After four straight losing seasons, the Seattle Seahawks are no longer talking about rebuilding. With a revamped roster brimming with young talent, the Seattle brain trust thinks the Seahawks can regularly challenge for the NFC crown.
Will T-Jack hold on?
Coach Pete Carroll said quarterback Tarvaris Jackson will get the opening snaps with the first unit when practice resumes Saturday. And even though Seattle signed Matt Flynn to a three-year, $19 million deal, including $10 million guaranteed this offseason, Carroll still holds Jackson in high regard for a couple reasons.
Jackson finished 7-7 as a starter in his first season in Seattle, playing behind a young, makeshift offensive line that struggled to protect him in the first eight games. After suffering a torn pectoral muscle on the throwing side of his body in Week 5 against the New York Giants he missed only one game, playing through pain for most of the season.
Jackson had a 5-3 record as a starter during the final eight games with a passer rating of 85.3. For the season, he threw for a career-high 3,091 yards and 14 touchdowns.
Jackson has the most experience in Seattle’s offense, having played for offensive coordinator Darrell Bevell for five seasons in Minnesota before joining the Seahawks in free agency.
However, Jackson struggled mightily in late-game situations last season, finishing with a 30.7 passer rating, with no touchdowns and six interceptions in two-minute situations.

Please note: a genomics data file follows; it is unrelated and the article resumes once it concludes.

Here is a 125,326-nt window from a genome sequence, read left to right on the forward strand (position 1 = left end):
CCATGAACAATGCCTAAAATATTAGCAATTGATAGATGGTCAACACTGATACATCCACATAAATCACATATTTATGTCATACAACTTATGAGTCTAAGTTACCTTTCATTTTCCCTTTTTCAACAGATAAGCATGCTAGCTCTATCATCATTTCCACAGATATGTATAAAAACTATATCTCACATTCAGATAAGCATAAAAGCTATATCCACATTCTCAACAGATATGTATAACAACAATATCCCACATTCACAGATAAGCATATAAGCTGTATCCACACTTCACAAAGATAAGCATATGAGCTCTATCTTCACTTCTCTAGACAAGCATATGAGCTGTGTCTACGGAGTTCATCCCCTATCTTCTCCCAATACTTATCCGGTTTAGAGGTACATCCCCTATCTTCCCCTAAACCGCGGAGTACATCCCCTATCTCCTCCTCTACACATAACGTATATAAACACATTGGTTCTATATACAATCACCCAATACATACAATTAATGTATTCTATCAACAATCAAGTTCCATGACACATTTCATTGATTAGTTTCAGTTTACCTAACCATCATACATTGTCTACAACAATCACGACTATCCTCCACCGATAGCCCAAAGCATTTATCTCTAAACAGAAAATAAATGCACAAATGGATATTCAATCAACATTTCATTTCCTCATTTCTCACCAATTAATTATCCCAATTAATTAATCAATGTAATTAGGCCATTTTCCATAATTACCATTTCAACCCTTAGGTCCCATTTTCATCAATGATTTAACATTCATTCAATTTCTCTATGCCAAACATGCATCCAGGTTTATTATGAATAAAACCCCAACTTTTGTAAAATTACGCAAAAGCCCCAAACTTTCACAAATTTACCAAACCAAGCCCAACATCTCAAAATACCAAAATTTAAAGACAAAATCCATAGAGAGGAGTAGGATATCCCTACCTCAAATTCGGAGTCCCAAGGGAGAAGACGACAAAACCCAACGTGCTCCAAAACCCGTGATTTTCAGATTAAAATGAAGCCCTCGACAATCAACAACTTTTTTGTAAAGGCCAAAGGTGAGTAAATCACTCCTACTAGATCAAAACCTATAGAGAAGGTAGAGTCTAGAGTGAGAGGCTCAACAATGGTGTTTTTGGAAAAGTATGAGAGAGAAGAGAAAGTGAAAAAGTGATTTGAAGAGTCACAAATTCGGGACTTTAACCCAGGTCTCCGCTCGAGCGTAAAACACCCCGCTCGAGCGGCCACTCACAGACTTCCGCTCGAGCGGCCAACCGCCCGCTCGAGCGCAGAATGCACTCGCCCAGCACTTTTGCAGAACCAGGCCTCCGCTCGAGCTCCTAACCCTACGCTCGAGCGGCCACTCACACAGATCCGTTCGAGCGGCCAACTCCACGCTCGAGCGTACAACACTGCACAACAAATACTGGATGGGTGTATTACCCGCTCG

Enter Flynn, who in a much smaller sample size posted a 103.5 passer rating. Although Carroll said money won’t enter into the equation when he decides who starts at quarterback, the Seahawks would not have signed Flynn to a lucrative deal if they did not think he could emerge as a starter. Further, Carroll has not been shy in his praise of third-round pick Russell Wilson. The Seahawks like the University of Wisconsin product’s leadership, poise and athleticism. And while he might not earn the starting job this season, Wilson could be the team’s quarterback of the future.
Can ‘SeaHulk’ transform into Beast Mode?
When Seattle drafted Utah State product Robert Turbin in the fourth round of this year’s draft, the team did not expect him to start the season opener on Sept. 9 at Arizona.
But with Seattle’s best offensive player, Marshawn Lynch, recently arrested and charged with drunken driving in his hometown of Oakland, Turbin could be pressed into service sooner rather than later.
Lynch, 26, has two prior incidents and could be suspended by NFL commissioner Roger Goodell under the league’s personal conduct policy.
But unlike last season, when the Seahawks depended on lighter backs such as Justin Forsett and Leon Washington to shoulder the load when Lynch was out – which likely cost them a win at Cleveland – at 5-10 and 222 pounds Turbin can mimic Lynch’s bruising running style.
“You see the physical style that he has – that’s what we want,” Seattle running backs coach Sherman Smith said about Turbin. “And that’s what Robert’s going to be.”
Because of his fondness for the Incredible Hulk and his bulging biceps, Turbin has been dubbed the “SeaHulk.” And he might need a super-human performance to fill the big shoes of Lynch should the Cal product be unavailable to open the season.